Photo R. Anderson

Realistically there will probably never be a way to simultaneously see every first pitch on a given night in person, nor should anyone drink that much soda in the course of a day, but it is certainly a nice thing to think about.

Another benefit of the traveling within the same day form of time travel would be the increased ability to catch balls in the ballpark.

There are people who try to catch as many foul balls, batting practice balls, and home run balls as possible when they attend a game.

Through the use of time travel these Ball Hawks could watch a game in advance and know exactly where the balls were going to land and then position themselves to catch them instead.

This of course would get into that grey area of changing the future and crushing someone else’s timeline that originally caught the ball. Surely changing the recipient of a foul ball would not start the process that dooms the entire planet, but then again that is the tricky thing about time travel.

How small of a change in the past does it take to totally ruin everything that follows?

Perhaps it is best just to watch the games without interfering. Of course that does not mean that one cannot have some fun with it along the way.

Since every game is televised these days, and with highlights living on the internet, one could make it their mission to be on camera in each of the games they visited on the same night.

It could be a fun sort of Where’s Waldo moment to scan the crowd shots and find yourself. Extra points could be given for wearing a hat from the home team at each of the games. Although I guess in true Waldo fashion the same outfit would be best.

So there are just a few of the things one could do on any given night of the baseball season if they had all of time and space at their disposal.

A Groundhog Day full of baseball games certainly seems more exciting than waiting to find out if a furry rodent can see his shadow or not.

Now if you’ll excuse me, I need to tweak my plan to visit all 30 Ballparks in 30 days in case I ever win the lottery.

Copyright 2014 R. Anderson

Time Traveling through Baseball’s Past

For fans of a certain British television show about a guy and his companions who travel around in a bigger on the inside blue police box, today marks the start of a very important week.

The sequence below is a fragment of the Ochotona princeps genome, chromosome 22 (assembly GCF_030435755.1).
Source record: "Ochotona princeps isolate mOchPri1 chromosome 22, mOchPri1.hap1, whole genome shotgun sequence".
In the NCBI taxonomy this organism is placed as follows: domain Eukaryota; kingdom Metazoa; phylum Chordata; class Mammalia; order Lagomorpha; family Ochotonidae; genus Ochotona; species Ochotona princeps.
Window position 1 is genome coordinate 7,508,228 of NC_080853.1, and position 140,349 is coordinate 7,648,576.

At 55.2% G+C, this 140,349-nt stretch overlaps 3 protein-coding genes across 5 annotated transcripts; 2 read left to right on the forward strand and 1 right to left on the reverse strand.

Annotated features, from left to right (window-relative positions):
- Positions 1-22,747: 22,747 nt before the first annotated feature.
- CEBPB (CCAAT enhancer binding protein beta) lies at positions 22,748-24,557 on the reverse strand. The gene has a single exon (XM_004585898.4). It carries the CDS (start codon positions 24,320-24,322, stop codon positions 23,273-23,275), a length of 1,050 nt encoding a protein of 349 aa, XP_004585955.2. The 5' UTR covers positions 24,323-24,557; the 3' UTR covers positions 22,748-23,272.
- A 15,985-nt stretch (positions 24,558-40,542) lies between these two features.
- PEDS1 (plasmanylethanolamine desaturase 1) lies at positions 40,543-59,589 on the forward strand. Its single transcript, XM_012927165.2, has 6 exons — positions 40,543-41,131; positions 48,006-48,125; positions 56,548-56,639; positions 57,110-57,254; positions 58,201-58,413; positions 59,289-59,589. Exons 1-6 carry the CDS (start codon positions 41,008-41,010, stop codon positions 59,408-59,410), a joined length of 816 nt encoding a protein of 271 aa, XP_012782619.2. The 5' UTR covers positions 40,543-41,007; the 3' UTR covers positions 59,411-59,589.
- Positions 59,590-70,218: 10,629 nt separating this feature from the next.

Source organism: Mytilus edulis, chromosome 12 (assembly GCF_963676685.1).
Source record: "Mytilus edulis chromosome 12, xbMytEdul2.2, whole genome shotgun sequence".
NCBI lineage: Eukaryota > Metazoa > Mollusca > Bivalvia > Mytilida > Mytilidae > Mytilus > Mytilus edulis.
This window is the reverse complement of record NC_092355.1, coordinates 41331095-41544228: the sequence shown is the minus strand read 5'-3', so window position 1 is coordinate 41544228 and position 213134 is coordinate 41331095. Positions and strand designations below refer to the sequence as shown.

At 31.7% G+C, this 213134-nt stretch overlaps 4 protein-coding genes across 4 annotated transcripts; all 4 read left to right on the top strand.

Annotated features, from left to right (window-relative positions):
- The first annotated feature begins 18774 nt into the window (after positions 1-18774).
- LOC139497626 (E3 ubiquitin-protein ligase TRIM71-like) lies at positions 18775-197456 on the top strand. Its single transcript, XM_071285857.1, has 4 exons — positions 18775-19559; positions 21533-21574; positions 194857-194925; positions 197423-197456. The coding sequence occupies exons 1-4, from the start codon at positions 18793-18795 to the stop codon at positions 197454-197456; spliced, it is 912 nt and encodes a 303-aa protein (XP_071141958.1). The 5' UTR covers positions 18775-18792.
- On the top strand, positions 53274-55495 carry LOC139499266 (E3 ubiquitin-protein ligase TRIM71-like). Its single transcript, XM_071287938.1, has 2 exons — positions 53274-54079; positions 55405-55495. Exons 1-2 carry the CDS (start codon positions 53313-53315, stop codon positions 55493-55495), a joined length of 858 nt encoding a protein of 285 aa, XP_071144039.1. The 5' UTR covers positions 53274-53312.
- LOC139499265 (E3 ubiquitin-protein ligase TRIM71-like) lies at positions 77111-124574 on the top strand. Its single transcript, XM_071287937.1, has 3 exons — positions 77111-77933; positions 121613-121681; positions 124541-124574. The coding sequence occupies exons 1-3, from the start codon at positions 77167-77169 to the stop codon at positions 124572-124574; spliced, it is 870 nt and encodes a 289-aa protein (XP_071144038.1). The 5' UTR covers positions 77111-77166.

The week is important for fans of Doctor Who in that it marks the final countdown to the new season of time traveling adventures Saturday night.

In honor of the countdown to the new season of the show I thought it would be fun to focus on time travel here as well.

In particular the focus this week will be on time travel as it relates to baseball in the past, present and future.

If I had a TARDIS, like the main character in Doctor Who I would travel through time and space checking out all of the key baseball moments. Photo R. Anderson

If I had a TARDIS, like the main character in Doctor Who I would travel through time and space checking out all of the key baseball moments.
Photo R. Anderson

Today we will start our journey through baseball time and space in the past.

Consider if you will, all of the historic moments that have occurred in baseball.

From Babe Ruth, to Shoeless Joe Jackson, to Jackie Robinson, and every player in between, baseball is full of larger than life players who for many baseball fans exist only as black and white news reel images or statistics on a page.

With Babe Ruth having made his professional debut 100 years ago, there are few people still around who were alive then, let alone old enough to have been there to witness it.

Now consider that time travel was possible and you had the means to visit any past moment in baseball history, including the Bambino’s first game. What moments would you visit?

I have often pondered that very question and have come up with some definitive moments that given the chance I would love to see in person.

The moments are divided up into the categories of Ballparks, Ballplayers, and Ballgames.

First let us focus on the Ballparks.

Many books are dedicated to the must see sights in baseball. But what if time travel was a reality and one could visit events as they occurred instead of reading about them afterwards? Photo R. Anderson